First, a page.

Take a journey back to rediscover a hidden Rome, with its ancient beauty and splendor of Renaissance palaces, Baroque squares and churches.
Promoted by Roma Culture, the Capitoline Superintendence for Cultural Heritage in collaboration with the Sapienza University of Rome - Department of History Anthropology Religions Art Performing Arts. The lost face of Rome highlights the pivotal role of the city in Christian and medieval Europe, for simple pilgrims as for rulers and emperors.
Curated by Anna Maria D'Achille and Marina Righetti, organized by Zètema Progetto Cultura. The exhibition covers a time span from the 6th to the 14th century, from the time of Pope Gregory the Great, to the announcement of the first Jubilee of 1300. With numerous works including mosaics, frescoes and movable works, mostly from places in Rome and Roman collections. To highlight parts of the city that survive still, even if often hidden, with the aim of encouraging visitors, and especially Romans, to rediscover the riches of the city.
Basilicas and palaces, popes and cardinals, kings and emperors, artists and artisan shops. This is the Rome that must have presented itself to the medieval traveler: a fervent city embraced by the meandering Tiber river with its ports and bridges, making the background and theater of urban life and activities.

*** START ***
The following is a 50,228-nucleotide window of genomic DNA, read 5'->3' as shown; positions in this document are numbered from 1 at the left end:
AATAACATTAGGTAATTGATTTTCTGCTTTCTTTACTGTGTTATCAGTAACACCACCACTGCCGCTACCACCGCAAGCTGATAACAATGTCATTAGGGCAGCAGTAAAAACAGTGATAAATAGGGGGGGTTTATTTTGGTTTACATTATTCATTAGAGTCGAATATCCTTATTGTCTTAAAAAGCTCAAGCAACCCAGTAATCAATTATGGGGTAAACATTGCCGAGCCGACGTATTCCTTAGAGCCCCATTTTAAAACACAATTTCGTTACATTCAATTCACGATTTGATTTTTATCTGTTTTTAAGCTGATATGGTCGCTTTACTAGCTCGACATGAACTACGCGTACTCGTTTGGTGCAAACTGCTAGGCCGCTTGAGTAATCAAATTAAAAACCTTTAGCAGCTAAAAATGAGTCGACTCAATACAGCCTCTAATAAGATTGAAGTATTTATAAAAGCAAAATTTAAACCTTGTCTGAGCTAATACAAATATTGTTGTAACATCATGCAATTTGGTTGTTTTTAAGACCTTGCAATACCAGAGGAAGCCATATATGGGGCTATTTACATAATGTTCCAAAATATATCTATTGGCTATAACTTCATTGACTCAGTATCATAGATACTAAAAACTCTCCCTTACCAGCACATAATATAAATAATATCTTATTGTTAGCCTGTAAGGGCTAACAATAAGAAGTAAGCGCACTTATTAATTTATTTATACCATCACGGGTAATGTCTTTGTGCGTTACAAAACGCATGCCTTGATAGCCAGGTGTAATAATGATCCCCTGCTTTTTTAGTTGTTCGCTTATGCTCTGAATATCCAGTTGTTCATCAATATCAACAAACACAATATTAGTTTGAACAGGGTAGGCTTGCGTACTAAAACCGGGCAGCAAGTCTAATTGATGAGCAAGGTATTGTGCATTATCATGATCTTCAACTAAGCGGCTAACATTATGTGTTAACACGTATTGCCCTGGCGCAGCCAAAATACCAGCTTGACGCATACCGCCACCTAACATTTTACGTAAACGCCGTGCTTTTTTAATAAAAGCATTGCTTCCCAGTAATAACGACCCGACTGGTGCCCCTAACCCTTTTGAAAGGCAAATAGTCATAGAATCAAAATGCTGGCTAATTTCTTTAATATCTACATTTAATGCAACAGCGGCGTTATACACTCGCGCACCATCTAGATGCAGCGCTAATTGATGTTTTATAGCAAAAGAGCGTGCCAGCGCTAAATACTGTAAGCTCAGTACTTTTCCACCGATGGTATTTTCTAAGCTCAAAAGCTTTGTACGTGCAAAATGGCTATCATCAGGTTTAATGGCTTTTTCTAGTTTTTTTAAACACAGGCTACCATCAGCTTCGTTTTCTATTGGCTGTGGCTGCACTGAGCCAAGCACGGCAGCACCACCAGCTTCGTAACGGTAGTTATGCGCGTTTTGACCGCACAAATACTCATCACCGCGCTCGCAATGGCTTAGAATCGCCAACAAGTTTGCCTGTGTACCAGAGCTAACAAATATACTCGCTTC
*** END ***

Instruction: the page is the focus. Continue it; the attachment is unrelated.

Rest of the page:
The vast complex of the Lateran, San Pietro in Vaticano, San Paolo fuori le mura (Basilica of Saint Paul Outside the Walls) and Santa Maria Maggiore, monuments that have now profoundly changed, but hold important medieval vestiges.
The reconstruction of a sacred space of a medieval church, set up in the great hall of the Museum, allows visitors to journey back in time with wisps of medieval liturgy. Liturgical furnishings, precious reliquaries, objects, furniture, frescoes and works of all kinds fill the space.
The exhibition concludes in a room dedicated to one last, but important aspect: the life of the Jewish community that settled in Rome as early as the second century BC. With alternating events, living continuously in the city. Constituting of, especially in the thirteenth century, a high-level cultural center, also for its international exchanges.